South Korea, which faces the prospect of greater imports of industrial products from Japan, is urging Tokyo to make further concessions in opening up its agricultural markets.
Jung said he suspects that Japan's Foreign Ministry, which is mainly in charge of the FTA talks, does not seem to be in full control of the Economy, Trade and Industry Ministry and the Agricultural, Fisheries and Forestry Ministry, which have conflict interests in the negotiations with South Korea.
"I sensed that there is a problem in the system of coordinating interests among ministries," Jung said, charging that the Japanese government does not have an inter-ministerial consensus on how to go about the FTA talks.
Of course South Korea has similarly conflicting interests of industrial sectors and farm lobbies, but at least the government agency in charge of the negotiations with foreign counterparts is in full control of these interests, he argued.
What is at stake, Jung said, is not just an FTA between Japan and South Korea, but the prospect of a broader economic integration in East Asia.
Currently, Japan, South Korea and China are separately holding talks with the 10-member Association of Southeast Asian Nations for subregional free trade arrangements. There are mounting hope that such arrangements could lead in the future to creating a free trade area in the world's fastest-growing region.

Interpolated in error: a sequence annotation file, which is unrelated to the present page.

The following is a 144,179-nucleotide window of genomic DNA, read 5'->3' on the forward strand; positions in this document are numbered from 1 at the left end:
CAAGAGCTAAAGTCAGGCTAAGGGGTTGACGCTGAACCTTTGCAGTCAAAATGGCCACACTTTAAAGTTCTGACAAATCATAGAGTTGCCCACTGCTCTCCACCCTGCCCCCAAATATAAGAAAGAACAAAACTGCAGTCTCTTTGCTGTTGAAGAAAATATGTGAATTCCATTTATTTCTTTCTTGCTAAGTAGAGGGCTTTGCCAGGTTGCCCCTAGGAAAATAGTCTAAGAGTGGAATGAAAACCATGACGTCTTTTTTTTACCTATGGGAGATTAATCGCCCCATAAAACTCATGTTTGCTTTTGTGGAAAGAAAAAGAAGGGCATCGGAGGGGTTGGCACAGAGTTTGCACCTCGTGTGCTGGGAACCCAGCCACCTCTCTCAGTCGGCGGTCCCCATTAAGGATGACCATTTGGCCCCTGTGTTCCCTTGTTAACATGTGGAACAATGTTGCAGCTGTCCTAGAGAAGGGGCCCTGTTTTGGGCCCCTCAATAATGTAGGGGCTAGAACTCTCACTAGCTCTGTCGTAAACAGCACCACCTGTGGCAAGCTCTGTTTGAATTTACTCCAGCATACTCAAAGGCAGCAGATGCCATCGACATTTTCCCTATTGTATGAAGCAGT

"The Japan-South Korean FTA talks can be seen as a litmus test on how far the region can go to creating an East Asian community. We want Japan to have a broader perspective (in proceeding with the negotiations with South Korea)," Jung noted.
Japan often sticks to a position that it will not give up anything in dealing with other countries in East Asia, but unless it changes such a posture, the nation cannot possibly take on a leadership role in the region, he added.
Choi of The Chosun Ilbo also said Japan holds the key to success of the stalled FTA talks, because as the more advanced of the two economies, it has the capacity to absorb whatever losses that may result from trade liberalization.
The current stalemate over the talks may not be resolved unless Japan "leads" South Korea into concluding the negotiations, he added. (T.K.)